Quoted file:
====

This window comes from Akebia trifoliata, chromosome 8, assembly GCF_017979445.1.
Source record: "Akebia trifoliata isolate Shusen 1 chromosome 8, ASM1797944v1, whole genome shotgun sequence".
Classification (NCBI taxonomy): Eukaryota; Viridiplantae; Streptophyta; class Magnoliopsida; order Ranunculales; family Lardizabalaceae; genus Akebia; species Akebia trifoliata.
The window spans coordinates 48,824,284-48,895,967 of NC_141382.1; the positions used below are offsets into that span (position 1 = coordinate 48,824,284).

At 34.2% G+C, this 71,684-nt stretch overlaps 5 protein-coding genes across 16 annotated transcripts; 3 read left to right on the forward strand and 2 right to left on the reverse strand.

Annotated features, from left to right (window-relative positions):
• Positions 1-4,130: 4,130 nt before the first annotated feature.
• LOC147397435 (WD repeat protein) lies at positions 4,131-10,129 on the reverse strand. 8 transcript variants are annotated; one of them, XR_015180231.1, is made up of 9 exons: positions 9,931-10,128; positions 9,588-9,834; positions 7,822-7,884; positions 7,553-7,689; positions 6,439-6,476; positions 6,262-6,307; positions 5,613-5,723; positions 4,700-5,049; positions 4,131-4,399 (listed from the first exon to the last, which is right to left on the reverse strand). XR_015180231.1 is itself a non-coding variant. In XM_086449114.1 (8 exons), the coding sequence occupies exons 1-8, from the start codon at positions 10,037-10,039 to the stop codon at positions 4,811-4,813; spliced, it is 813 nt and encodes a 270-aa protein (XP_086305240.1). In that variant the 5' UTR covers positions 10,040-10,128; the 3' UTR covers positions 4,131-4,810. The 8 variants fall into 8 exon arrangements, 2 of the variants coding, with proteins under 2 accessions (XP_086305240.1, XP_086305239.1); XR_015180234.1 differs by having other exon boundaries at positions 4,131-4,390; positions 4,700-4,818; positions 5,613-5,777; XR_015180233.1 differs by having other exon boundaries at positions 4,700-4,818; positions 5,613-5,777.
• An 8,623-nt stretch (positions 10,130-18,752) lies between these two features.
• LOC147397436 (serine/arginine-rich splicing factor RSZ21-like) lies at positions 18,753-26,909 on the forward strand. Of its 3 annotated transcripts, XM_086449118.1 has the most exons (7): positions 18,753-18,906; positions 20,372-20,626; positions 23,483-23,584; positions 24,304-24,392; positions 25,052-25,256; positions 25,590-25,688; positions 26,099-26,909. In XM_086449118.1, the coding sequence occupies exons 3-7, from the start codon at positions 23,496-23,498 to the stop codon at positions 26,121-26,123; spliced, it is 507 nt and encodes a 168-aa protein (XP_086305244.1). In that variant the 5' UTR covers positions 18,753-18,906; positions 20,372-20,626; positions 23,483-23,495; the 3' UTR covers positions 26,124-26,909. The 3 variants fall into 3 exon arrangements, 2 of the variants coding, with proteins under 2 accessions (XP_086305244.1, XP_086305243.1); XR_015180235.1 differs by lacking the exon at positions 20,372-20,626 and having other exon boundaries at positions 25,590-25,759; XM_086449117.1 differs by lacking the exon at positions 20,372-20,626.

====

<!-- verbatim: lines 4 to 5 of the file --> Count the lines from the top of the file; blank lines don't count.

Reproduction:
The window spans coordinates 48,824,284-48,895,967 of NC_141382.1; the positions used below are offsets into that span (position 1 = coordinate 48,824,284).

At 34.2% G+C, this 71,684-nt stretch overlaps 5 protein-coding genes across 16 annotated transcripts; 3 read left to right on the forward strand and 2 right to left on the reverse strand.